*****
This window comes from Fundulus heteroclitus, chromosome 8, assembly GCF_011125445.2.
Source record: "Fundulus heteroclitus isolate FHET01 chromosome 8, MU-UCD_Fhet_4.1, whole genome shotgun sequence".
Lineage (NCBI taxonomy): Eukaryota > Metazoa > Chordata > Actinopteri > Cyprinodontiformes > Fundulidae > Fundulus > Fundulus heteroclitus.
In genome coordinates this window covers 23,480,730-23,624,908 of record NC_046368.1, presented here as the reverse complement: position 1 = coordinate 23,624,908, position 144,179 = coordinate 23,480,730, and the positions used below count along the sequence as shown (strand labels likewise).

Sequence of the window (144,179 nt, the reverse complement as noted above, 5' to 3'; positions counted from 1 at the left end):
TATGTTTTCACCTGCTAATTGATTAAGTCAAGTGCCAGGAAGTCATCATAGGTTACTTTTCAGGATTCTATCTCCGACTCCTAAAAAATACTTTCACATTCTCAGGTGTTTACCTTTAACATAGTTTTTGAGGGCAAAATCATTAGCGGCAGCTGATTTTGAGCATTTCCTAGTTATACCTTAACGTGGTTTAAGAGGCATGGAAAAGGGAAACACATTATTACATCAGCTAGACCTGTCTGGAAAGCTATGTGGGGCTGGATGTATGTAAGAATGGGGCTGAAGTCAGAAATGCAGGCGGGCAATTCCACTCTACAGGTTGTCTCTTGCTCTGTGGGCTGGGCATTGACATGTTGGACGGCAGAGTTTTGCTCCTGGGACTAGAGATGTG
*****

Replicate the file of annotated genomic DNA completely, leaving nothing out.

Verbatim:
This window comes from Fundulus heteroclitus, chromosome 8, assembly GCF_011125445.2.
Source record: "Fundulus heteroclitus isolate FHET01 chromosome 8, MU-UCD_Fhet_4.1, whole genome shotgun sequence".
Lineage (NCBI taxonomy): Eukaryota > Metazoa > Chordata > Actinopteri > Cyprinodontiformes > Fundulidae > Fundulus > Fundulus heteroclitus.
In genome coordinates this window covers 23,480,730-23,624,908 of record NC_046368.1, presented here as the reverse complement: position 1 = coordinate 23,624,908, position 144,179 = coordinate 23,480,730, and the positions used below count along the sequence as shown (strand labels likewise).

Sequence of the window (144,179 nt, the reverse complement as noted above, 5' to 3'; positions counted from 1 at the left end):
TATGTTTTCACCTGCTAATTGATTAAGTCAAGTGCCAGGAAGTCATCATAGGTTACTTTTCAGGATTCTATCTCCGACTCCTAAAAAATACTTTCACATTCTCAGGTGTTTACCTTTAACATAGTTTTTGAGGGCAAAATCATTAGCGGCAGCTGATTTTGAGCATTTCCTAGTTATACCTTAACGTGGTTTAAGAGGCATGGAAAAGGGAAACACATTATTACATCAGCTAGACCTGTCTGGAAAGCTATGTGGGGCTGGATGTATGTAAGAATGGGGCTGAAGTCAGAAATGCAGGCGGGCAATTCCACTCTACAGGTTGTCTCTTGCTCTGTGGGCTGGGCATTGACATGTTGGACGGCAGAGTTTTGCTCCTGGGACTAGAGATGTG